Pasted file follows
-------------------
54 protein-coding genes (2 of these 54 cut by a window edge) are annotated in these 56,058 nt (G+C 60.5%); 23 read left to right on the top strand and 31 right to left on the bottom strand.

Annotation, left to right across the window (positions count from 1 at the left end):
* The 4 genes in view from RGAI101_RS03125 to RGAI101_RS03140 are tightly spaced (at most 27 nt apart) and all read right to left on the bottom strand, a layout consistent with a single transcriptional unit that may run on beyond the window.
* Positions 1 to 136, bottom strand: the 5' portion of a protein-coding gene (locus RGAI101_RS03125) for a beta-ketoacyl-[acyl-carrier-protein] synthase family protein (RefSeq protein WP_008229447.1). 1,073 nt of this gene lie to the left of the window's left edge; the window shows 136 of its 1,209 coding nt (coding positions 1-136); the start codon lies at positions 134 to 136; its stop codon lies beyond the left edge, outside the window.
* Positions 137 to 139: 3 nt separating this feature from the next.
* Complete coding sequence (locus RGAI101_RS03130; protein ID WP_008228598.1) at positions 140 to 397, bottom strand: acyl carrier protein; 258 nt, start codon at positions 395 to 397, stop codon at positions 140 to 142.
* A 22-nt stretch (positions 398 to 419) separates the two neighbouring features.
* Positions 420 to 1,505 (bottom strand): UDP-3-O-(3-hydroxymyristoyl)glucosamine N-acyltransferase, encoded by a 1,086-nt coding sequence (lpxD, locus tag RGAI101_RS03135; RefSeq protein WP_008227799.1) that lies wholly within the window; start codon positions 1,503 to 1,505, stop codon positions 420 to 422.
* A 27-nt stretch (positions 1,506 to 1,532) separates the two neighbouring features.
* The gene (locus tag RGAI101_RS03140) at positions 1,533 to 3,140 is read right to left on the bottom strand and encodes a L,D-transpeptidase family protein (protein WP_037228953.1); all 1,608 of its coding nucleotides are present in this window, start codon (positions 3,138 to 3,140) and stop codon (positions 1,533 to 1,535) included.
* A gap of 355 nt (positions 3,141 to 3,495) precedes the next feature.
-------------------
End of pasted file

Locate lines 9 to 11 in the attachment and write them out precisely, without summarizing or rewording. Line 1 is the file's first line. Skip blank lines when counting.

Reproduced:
* A 27-nt stretch (positions 1,506 to 1,532) separates the two neighbouring features.
* The gene (locus tag RGAI101_RS03140) at positions 1,533 to 3,140 is read right to left on the bottom strand and encodes a L,D-transpeptidase family protein (protein WP_037228953.1); all 1,608 of its coding nucleotides are present in this window, start codon (positions 3,138 to 3,140) and stop codon (positions 1,533 to 1,535) included.
* A gap of 355 nt (positions 3,141 to 3,495) precedes the next feature.